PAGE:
Suddenly, America was at war. It was a war that Americans had been watching for years from afar, a shadowy war of sneak attacks by invisible terrorists on busy city streets in exotic, far-off countries. Now it had come home to American soil. Suddenly, it seemed, the Middle East was here, and everyone was vulnerable.
“American identity and American Jewish identity merge on a day like this,” said Harvard law professor Alan Dershowitz.
To be sure, comparisons were meaningless this week. Nothing in the history of terrorism, nothing in the bloody history of the Middle East, nothing in the history of this country compares to what happened Tuesday. And it’s hard to imagine that things can ever be the same.
In a coordinated attack whose sophistication caught America off-guard, teams of terrorists hijacked four civilian airliners — all of them California-bound and loaded with jet fuel — and flew them headlong into some of the nation’s best-known and most crowded office buildings. The death toll appeared all but certain to exceed the toll of any single day of human violence since the end of World War II.
“This changes history,” said Kenneth Jacobson, associate national director of the Anti-Defamation League. “All of the fantasy fears that people had, things that were very distant from reality — now they’re here. And everything that the government does in the future will be in the light of what happened today.”
Tuesday’s attacks were, for lack of a better term, this generation’s Pearl Harbor — a paradigm-shifting event signaling an unprecedented era of threat, conflict and national sacrifice. Unlike Pearl Harbor, however, the attacks were not directed against uniformed troops in the Pacific, but against ordinary civilians, men, women and children, going about their business in the heart of America’s nerve centers. And, unlike Pearl Harbor, the enemy was all but invisible — a shadowy, phantom-like force whose identity could only be deduced.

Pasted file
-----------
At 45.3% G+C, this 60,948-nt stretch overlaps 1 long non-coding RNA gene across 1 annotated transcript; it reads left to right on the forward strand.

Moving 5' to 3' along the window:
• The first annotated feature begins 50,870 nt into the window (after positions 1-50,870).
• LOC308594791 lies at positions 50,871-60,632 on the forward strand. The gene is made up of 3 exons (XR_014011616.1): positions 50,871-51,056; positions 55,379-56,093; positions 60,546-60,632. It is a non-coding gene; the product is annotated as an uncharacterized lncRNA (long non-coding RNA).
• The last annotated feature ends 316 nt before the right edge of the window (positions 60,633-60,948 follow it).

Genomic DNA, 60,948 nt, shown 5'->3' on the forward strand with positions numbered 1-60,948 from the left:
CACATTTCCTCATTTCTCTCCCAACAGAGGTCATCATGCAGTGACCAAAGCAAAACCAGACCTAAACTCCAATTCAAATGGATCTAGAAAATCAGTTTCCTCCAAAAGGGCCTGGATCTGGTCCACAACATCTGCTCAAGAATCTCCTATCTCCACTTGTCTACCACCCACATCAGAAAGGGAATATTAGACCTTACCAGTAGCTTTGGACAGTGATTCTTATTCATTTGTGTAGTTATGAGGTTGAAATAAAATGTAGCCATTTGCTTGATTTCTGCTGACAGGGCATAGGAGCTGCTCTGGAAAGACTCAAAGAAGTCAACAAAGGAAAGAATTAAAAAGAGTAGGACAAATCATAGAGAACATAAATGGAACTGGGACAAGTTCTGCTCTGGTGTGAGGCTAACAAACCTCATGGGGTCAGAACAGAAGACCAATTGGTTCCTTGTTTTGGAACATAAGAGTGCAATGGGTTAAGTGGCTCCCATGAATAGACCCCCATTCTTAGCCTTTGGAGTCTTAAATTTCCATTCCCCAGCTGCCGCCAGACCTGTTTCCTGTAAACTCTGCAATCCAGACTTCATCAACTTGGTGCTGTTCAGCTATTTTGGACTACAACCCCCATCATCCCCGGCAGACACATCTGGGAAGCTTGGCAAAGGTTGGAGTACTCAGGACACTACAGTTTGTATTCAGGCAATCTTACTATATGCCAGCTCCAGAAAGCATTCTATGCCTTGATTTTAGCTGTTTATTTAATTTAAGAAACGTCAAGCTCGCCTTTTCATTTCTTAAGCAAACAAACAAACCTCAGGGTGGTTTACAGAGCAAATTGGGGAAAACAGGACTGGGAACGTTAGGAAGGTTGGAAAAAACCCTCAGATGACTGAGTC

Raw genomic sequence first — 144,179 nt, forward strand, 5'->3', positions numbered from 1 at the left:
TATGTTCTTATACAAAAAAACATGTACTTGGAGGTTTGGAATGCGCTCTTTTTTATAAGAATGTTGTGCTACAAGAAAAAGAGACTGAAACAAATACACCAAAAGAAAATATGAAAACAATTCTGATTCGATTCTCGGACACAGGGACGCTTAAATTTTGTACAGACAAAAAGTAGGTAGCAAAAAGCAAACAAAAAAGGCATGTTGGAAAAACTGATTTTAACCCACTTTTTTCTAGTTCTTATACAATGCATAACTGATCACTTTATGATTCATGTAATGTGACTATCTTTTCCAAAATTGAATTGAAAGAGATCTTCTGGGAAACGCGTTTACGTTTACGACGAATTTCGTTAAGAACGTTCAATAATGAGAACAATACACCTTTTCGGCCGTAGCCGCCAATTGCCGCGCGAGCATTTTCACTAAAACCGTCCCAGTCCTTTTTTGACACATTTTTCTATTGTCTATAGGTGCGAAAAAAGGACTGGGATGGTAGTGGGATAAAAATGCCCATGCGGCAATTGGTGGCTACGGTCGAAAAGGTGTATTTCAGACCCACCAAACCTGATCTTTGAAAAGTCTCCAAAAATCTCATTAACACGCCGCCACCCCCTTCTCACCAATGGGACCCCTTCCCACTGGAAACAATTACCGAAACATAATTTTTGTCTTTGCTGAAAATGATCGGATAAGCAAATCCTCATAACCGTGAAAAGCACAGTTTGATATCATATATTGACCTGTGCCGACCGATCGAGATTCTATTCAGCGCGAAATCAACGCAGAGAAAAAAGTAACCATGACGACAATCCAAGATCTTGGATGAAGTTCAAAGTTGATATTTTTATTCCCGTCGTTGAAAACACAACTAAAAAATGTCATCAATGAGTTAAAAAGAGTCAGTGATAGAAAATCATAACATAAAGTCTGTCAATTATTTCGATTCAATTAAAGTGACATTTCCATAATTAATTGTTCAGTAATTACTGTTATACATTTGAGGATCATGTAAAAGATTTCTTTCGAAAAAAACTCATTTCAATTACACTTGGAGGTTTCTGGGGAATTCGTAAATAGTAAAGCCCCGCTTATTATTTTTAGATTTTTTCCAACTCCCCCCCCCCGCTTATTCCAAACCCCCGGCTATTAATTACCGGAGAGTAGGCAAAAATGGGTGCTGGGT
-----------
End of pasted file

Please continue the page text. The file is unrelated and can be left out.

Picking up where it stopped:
“I am convinced that people will start listening to those of us who for years have tried to warn the world against the scourge of terrorism,” said Elie Wiesel, the Nobel laureate chronicler of the Holocaust.
“This has to end our sense of invulnerability,” said Mr. Dershowitz. “Mainland America hasn’t been attacked since 1812, when the British invaded us.”
As it was in the War of 1812, the White House was evacuated this Tuesday. So were the Pentagon, the State Department and the CIA. All civilian aviation in the nation was grounded, for the first time ever. Sporting events and other recreational activities were canceled. Never before had America been so crippled by attack or fear — not by presidential assassination, world war, or the 13-day flirtation with nuclear Armageddon during the 1962 Cuban Missile Crisis.
Jewish communal leaders said the attacks were likely to increase Americans’ sense of identification with Israel and the daily fears Israelis live with. If reactions along the streets of lower Manhattan in the hours after the bombing were any indication, then those leaders were onto something.